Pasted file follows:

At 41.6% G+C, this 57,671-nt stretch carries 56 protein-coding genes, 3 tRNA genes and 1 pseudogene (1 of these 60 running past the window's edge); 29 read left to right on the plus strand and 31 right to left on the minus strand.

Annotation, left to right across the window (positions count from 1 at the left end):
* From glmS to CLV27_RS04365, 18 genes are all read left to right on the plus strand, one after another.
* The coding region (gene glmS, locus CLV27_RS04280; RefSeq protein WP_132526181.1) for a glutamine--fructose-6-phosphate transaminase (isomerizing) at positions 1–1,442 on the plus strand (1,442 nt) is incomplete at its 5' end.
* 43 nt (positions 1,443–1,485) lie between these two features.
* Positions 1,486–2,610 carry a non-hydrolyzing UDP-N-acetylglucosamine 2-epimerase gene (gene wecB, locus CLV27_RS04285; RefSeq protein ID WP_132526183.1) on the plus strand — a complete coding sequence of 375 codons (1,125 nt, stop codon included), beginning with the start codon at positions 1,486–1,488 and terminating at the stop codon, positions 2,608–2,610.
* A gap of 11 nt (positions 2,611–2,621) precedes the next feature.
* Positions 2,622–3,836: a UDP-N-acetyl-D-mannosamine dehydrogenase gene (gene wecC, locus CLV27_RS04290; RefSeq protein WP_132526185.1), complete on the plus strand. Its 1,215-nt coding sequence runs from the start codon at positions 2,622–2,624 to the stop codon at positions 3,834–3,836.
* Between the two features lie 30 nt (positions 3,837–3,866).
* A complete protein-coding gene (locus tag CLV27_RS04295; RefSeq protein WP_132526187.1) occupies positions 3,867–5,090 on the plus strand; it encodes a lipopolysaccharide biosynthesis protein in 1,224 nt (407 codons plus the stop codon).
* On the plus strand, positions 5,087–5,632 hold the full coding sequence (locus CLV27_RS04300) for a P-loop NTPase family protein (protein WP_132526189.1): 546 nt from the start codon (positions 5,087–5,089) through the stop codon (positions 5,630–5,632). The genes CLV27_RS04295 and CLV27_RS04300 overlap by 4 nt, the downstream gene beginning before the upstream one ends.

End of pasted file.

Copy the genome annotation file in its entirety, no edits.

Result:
At 41.6% G+C, this 57,671-nt stretch carries 56 protein-coding genes, 3 tRNA genes and 1 pseudogene (1 of these 60 running past the window's edge); 29 read left to right on the plus strand and 31 right to left on the minus strand.

Annotation, left to right across the window (positions count from 1 at the left end):
* From glmS to CLV27_RS04365, 18 genes are all read left to right on the plus strand, one after another.
* The coding region (gene glmS, locus CLV27_RS04280; RefSeq protein WP_132526181.1) for a glutamine--fructose-6-phosphate transaminase (isomerizing) at positions 1–1,442 on the plus strand (1,442 nt) is incomplete at its 5' end.
* 43 nt (positions 1,443–1,485) lie between these two features.
* Positions 1,486–2,610 carry a non-hydrolyzing UDP-N-acetylglucosamine 2-epimerase gene (gene wecB, locus CLV27_RS04285; RefSeq protein ID WP_132526183.1) on the plus strand — a complete coding sequence of 375 codons (1,125 nt, stop codon included), beginning with the start codon at positions 1,486–1,488 and terminating at the stop codon, positions 2,608–2,610.
* A gap of 11 nt (positions 2,611–2,621) precedes the next feature.
* Positions 2,622–3,836: a UDP-N-acetyl-D-mannosamine dehydrogenase gene (gene wecC, locus CLV27_RS04290; RefSeq protein WP_132526185.1), complete on the plus strand. Its 1,215-nt coding sequence runs from the start codon at positions 2,622–2,624 to the stop codon at positions 3,834–3,836.
* Between the two features lie 30 nt (positions 3,837–3,866).
* A complete protein-coding gene (locus tag CLV27_RS04295; RefSeq protein WP_132526187.1) occupies positions 3,867–5,090 on the plus strand; it encodes a lipopolysaccharide biosynthesis protein in 1,224 nt (407 codons plus the stop codon).
* On the plus strand, positions 5,087–5,632 hold the full coding sequence (locus CLV27_RS04300) for a P-loop NTPase family protein (protein WP_132526189.1): 546 nt from the start codon (positions 5,087–5,089) through the stop codon (positions 5,630–5,632). The genes CLV27_RS04295 and CLV27_RS04300 overlap by 4 nt, the downstream gene beginning before the upstream one ends.